Pamela Binnings Ewen
Pamela Binnings Ewen practiced law for 25 years before following in the authorial footsteps of relatives James Lee Burke (The Glass Rainbow) and Andre Dubus III (The House of Sand and Fog) with novels such as The Moon in the Mango Tree, winner of the Eudora Welty Memorial Award in the 2012 Biennial Letters competition. Her third work of fiction, Dancing on Glass, won the 2012 Single Titles Reviewers Choice Award and was a Christy Award finalist.
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An Accidental Life: A Novel
In a 1982 New Orleans courtroom, the best-kept secret in the world is about to unravel, and a young couple's jet set lives are about to change. Senior District Attorney Peter Jacobs is facing the trial of a lifetime — a passionate, spiritual battle against an evil with far reaching consequences. His beloved wife Rebecca, a glamorous and driven partner at a major law firm, suddenly finds her life spun out of control and her new faith tested while facing a once in a lifetime choice.
New from lawyer-turned-novelist Pamela Binnings Ewen, An Accidental Life is fiction based on fact: the testimony of registered nurse Jill Stanek before a U.S. Congressional Committee confirming that it was routine for doctors in Chicago's Christ Hospital to have nurses take infants born alive during abortions down to a "soiled utility room" and leave them to die.
Stanek's testimony led Congress to enact the Born Alive Infant Protection Act of 2001, a federal-only law that still does not bind state-run hospitals or private clinics. The fact remains that what happens to abortion survivors is one of the best-kept secrets in the world.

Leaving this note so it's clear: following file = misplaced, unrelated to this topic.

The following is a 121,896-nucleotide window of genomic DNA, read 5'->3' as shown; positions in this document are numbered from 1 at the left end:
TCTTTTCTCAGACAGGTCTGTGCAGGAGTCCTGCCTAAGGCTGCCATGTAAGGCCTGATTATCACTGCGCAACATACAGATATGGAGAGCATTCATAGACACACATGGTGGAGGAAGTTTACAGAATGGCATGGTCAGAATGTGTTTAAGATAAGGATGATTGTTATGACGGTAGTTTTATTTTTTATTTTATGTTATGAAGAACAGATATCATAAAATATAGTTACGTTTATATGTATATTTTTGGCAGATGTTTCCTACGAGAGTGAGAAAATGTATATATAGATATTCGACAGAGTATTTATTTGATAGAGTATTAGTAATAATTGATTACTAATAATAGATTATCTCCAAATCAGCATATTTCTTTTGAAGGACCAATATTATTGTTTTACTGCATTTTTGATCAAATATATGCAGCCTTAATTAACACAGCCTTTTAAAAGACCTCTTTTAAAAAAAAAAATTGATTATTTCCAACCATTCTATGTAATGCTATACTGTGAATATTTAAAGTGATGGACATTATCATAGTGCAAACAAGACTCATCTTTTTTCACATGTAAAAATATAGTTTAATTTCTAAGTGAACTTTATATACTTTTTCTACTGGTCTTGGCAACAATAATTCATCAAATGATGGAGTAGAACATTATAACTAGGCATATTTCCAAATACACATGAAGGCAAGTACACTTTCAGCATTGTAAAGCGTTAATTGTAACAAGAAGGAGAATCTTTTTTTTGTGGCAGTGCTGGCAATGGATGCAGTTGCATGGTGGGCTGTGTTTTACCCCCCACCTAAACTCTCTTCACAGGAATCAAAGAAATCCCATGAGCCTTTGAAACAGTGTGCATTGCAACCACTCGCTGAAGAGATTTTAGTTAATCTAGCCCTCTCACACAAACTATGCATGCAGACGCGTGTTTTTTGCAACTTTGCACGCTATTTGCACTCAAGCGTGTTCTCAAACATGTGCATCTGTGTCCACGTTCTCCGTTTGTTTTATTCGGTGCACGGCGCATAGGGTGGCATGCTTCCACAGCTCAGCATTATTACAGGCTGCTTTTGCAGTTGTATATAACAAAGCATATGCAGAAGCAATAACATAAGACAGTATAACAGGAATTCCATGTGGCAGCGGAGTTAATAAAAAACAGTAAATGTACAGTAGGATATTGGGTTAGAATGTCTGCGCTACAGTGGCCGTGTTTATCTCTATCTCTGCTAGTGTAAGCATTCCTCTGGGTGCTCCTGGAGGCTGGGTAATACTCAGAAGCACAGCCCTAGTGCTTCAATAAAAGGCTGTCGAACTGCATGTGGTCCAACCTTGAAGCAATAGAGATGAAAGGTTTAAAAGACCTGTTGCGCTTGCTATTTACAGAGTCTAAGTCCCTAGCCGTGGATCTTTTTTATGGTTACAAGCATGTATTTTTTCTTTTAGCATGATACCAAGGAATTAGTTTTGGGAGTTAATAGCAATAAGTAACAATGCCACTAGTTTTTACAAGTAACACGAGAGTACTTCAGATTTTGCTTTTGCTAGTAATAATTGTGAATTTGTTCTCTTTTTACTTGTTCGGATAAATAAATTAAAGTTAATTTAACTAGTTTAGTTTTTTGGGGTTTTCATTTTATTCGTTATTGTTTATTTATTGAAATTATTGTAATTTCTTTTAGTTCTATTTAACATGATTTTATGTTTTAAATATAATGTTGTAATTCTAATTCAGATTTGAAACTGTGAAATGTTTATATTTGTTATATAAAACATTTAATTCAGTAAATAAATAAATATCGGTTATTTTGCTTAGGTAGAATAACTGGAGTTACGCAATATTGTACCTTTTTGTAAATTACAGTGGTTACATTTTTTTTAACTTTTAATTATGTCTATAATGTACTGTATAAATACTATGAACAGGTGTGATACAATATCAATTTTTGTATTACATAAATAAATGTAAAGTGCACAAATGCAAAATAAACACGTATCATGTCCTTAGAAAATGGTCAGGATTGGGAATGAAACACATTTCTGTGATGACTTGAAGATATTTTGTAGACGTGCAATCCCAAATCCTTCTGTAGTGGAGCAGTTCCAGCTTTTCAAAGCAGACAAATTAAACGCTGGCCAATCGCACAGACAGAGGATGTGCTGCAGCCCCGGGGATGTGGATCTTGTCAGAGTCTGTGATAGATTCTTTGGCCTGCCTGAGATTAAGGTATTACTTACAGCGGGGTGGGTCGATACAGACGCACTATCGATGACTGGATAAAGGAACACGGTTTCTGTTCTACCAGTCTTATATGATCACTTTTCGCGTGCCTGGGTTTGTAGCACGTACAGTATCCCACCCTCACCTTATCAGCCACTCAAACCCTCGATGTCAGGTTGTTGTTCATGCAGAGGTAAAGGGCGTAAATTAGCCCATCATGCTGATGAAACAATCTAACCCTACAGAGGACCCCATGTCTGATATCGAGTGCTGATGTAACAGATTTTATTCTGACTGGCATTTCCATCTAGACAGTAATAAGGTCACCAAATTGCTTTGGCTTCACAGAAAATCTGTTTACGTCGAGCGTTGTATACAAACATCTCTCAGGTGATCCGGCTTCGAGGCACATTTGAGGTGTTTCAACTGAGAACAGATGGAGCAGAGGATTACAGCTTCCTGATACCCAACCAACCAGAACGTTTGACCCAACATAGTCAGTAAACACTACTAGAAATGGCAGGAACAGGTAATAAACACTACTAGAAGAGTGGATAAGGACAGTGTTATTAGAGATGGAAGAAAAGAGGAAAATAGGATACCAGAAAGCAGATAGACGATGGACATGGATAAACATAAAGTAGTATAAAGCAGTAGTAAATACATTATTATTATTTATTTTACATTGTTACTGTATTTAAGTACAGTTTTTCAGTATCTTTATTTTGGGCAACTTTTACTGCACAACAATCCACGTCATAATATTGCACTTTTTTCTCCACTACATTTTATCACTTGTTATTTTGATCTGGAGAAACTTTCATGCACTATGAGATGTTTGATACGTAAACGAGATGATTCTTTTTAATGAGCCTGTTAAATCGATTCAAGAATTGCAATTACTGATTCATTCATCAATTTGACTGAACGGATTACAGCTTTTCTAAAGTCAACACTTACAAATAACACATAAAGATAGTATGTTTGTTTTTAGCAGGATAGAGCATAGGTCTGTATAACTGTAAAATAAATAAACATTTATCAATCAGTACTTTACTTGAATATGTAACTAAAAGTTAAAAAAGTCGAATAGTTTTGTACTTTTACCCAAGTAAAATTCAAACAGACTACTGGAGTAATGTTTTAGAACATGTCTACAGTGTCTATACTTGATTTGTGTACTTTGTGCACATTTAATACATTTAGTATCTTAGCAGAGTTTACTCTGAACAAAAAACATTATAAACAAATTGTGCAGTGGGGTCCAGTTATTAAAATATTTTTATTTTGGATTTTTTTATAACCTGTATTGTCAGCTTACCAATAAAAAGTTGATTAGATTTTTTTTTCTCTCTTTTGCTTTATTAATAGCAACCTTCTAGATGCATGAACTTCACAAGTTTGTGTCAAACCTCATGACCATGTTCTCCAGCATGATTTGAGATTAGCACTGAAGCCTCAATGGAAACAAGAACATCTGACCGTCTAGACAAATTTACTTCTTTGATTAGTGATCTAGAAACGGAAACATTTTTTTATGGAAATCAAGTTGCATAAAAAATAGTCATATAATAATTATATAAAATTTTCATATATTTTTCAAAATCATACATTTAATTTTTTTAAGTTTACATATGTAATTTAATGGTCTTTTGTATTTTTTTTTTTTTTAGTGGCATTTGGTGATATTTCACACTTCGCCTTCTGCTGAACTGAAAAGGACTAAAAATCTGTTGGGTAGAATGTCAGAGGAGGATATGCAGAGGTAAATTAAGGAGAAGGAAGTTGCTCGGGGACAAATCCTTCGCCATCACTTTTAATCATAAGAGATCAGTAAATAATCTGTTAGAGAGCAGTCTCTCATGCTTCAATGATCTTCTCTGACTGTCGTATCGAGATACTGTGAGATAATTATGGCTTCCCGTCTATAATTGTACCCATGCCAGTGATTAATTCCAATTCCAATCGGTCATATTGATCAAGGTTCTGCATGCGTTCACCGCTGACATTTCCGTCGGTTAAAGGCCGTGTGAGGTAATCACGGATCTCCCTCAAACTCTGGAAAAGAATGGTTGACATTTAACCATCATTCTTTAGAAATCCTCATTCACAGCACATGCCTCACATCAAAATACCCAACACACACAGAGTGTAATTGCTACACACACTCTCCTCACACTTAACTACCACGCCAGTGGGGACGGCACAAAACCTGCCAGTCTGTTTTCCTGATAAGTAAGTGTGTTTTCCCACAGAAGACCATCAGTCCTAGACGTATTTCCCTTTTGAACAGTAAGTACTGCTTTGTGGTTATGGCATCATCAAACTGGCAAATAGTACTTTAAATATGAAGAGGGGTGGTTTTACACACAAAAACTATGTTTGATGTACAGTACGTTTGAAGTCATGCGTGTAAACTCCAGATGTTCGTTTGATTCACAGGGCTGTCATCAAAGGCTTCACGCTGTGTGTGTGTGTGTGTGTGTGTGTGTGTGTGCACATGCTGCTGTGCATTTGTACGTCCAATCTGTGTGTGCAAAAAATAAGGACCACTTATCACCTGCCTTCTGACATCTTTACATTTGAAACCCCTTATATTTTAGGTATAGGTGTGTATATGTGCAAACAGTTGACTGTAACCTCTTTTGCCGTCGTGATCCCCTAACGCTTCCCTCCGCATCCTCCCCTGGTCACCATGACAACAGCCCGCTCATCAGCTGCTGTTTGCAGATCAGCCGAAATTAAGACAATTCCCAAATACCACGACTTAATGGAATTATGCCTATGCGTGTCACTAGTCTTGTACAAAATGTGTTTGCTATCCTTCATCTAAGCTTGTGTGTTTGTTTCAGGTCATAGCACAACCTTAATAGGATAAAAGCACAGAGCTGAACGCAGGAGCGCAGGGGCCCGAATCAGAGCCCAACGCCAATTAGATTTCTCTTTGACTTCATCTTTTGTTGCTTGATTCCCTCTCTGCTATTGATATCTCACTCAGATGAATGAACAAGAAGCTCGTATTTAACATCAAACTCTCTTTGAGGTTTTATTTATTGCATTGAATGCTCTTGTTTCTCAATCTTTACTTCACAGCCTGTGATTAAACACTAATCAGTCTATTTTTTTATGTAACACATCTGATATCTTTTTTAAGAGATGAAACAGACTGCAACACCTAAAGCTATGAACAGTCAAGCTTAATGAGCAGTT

Chasing the Wind: A Novel
At 8:47 a.m. Wednesday, Oct. 12, 1977, new-to-town businessman Bingham Murdock flew his small plane into New Orleans, banking it in such a way that a ray of sunshine shot through the city at light speed.
Amalise Catoir saw the flash from her 16th floor law office window. Finally feeling alive after the death of her abusive husband, she imagined seeing the plane was a fate for her eyes only — a special connection between the unknown giver and she, the recipient of light.
But someone else saw it, a 6-year-old Cambodian refugee in foster care for whom a sudden burst of brightness reminds him of artillery fire.
Destined to cross paths with the man and the child, Amalise doesn't yet know the deeper spiritual lesson she will learn: That we are responsible not only for the things we do, but also for the things that we don't.
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